This is such a cute little series with a lot more punch than the Unicorn Magic/Rainbow Fairies that parents may inevitably compare them to. Littlefae was really excited to see a series about unicorns and I was so pleased to see diversity and depth to the stories.
I heartily recommend this gorgeous series for pony mad children and unicorn fans and although each book has a female protagonist so far, they all feature boys at the school to greater or lesser involvement depending on the plot.
And thank you to whoever decided to make them covered in holographic glitter they are so sparkly and joyful to hold!!
Sophia and Rainbow (1)
I thought this was a lovely book especially as Being the first in a series it had to work hard with a fantasy world building and getting readers engaged at the same time.
Sophia is going to train at the Unicorn Academy like all children in her world, but she is upset at leaving her pony behind and worrying she is betraying Clover by bonding with her unicorn Rainbow. However, through caring and uncovering and stopping a sinister plot she finds that her heart can grow to accommodate more love, and learns to bond with her special Unicorn.
This is a very important story outside of the sweetness and unicorn setting as it helps children to pursue their interests and stand up for themselves, but also that we can always make more room in our hearts for friends, or new people in our lives.
Freya and Honey (10)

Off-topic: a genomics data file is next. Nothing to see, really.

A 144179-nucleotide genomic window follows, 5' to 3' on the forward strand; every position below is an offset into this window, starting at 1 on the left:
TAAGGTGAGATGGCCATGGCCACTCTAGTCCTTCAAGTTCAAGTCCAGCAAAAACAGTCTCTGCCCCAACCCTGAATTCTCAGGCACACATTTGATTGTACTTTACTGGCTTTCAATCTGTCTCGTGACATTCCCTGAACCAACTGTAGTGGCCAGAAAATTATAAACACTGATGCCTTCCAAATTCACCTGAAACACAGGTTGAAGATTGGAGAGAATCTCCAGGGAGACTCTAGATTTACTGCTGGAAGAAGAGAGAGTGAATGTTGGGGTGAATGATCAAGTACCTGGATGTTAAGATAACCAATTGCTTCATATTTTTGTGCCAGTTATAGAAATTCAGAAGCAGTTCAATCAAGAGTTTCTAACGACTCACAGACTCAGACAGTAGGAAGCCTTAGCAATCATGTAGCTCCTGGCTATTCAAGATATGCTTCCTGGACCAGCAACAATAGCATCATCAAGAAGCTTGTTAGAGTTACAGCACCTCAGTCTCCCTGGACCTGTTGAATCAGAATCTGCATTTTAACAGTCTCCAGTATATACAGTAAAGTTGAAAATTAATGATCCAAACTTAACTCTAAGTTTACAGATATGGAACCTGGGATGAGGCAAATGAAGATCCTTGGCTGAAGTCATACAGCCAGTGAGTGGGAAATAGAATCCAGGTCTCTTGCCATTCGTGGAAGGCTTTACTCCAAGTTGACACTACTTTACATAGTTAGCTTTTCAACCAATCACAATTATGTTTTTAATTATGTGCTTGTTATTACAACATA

This is a second year in the Unicorn Academy following on from the events with the first group of children including Sophia and the 4th of the Second year adventures. As such there is a spoiler for the first year stories in the very last chapter which is worth being aware of if you intend to read in order.
Freya wants to be an engineer but she is worried that she hasn’t bonded with her unicorn Honey so she is secretly making a robot for her, but the time spent apart is weighing heavy on the relationship. Whilst trying to keep her plans secret she stumbles upon a secret room and tunnel that is being used by the mysterious cloaked figure!
This has a quiet message about not neglecting those who care about you due to hobbies or new interests, that friendship takes effort even if you mean well like Freya did spending time making a gift for Honey, the gift doesn’t mean as much if the friendship is lost.
There is a little peril to take on board but it’s done in a lovely soft and not scary way, it’s in a way that encourages the characters to be brave for their Unicorns, school and friends rather than potential nightmare fuel!! Littlefae is very sensitive to peril at the moment so it’s great to have a selection of books that is mindful of children’s fear but still entertains and engages.
What I also liked about this series was the diversity of the children on Unicorn Island with many readers likely to find a child that looks like they do, though for outstanding praise it would be nice to see a child with a physical disability included too (unless there is and I’ve missed it somewhere!!)
Unicorn Academy Books including Sophia and Rainbow; & Freya and Honey by Julie Sykes and illustrated by Lucy Truman are published by Nosy Crow